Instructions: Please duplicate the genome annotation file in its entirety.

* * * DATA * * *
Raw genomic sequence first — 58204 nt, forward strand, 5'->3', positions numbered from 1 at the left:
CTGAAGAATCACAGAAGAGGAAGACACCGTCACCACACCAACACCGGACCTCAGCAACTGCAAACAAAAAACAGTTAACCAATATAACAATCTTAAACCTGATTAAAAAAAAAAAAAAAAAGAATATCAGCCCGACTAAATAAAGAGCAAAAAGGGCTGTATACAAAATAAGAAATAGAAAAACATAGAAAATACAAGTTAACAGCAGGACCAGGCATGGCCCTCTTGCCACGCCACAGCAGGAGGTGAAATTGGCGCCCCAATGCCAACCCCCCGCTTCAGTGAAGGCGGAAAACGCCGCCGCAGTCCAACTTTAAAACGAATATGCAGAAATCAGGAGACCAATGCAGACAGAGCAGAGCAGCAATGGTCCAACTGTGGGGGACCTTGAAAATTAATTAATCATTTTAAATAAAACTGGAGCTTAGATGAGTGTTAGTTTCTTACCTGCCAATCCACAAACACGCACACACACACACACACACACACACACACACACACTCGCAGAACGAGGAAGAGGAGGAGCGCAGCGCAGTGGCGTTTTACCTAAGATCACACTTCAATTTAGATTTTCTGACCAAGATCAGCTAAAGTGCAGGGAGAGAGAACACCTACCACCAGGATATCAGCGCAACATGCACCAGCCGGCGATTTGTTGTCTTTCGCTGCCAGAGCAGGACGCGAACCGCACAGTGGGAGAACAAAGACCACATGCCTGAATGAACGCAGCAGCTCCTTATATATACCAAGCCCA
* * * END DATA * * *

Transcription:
Raw genomic sequence first — 58204 nt, forward strand, 5'->3', positions numbered from 1 at the left:
CTGAAGAATCACAGAAGAGGAAGACACCGTCACCACACCAACACCGGACCTCAGCAACTGCAAACAAAAAACAGTTAACCAATATAACAATCTTAAACCTGATTAAAAAAAAAAAAAAAAAGAATATCAGCCCGACTAAATAAAGAGCAAAAAGGGCTGTATACAAAATAAGAAATAGAAAAACATAGAAAATACAAGTTAACAGCAGGACCAGGCATGGCCCTCTTGCCACGCCACAGCAGGAGGTGAAATTGGCGCCCCAATGCCAACCCCCCGCTTCAGTGAAGGCGGAAAACGCCGCCGCAGTCCAACTTTAAAACGAATATGCAGAAATCAGGAGACCAATGCAGACAGAGCAGAGCAGCAATGGTCCAACTGTGGGGGACCTTGAAAATTAATTAATCATTTTAAATAAAACTGGAGCTTAGATGAGTGTTAGTTTCTTACCTGCCAATCCACAAACACGCACACACACACACACACACACACACACACACACACTCGCAGAACGAGGAAGAGGAGGAGCGCAGCGCAGTGGCGTTTTACCTAAGATCACACTTCAATTTAGATTTTCTGACCAAGATCAGCTAAAGTGCAGGGAGAGAGAACACCTACCACCAGGATATCAGCGCAACATGCACCAGCCGGCGATTTGTTGTCTTTCGCTGCCAGAGCAGGACGCGAACCGCACAGTGGGAGAACAAAGACCACATGCCTGAATGAACGCAGCAGCTCCTTATATATACCAAGCCCA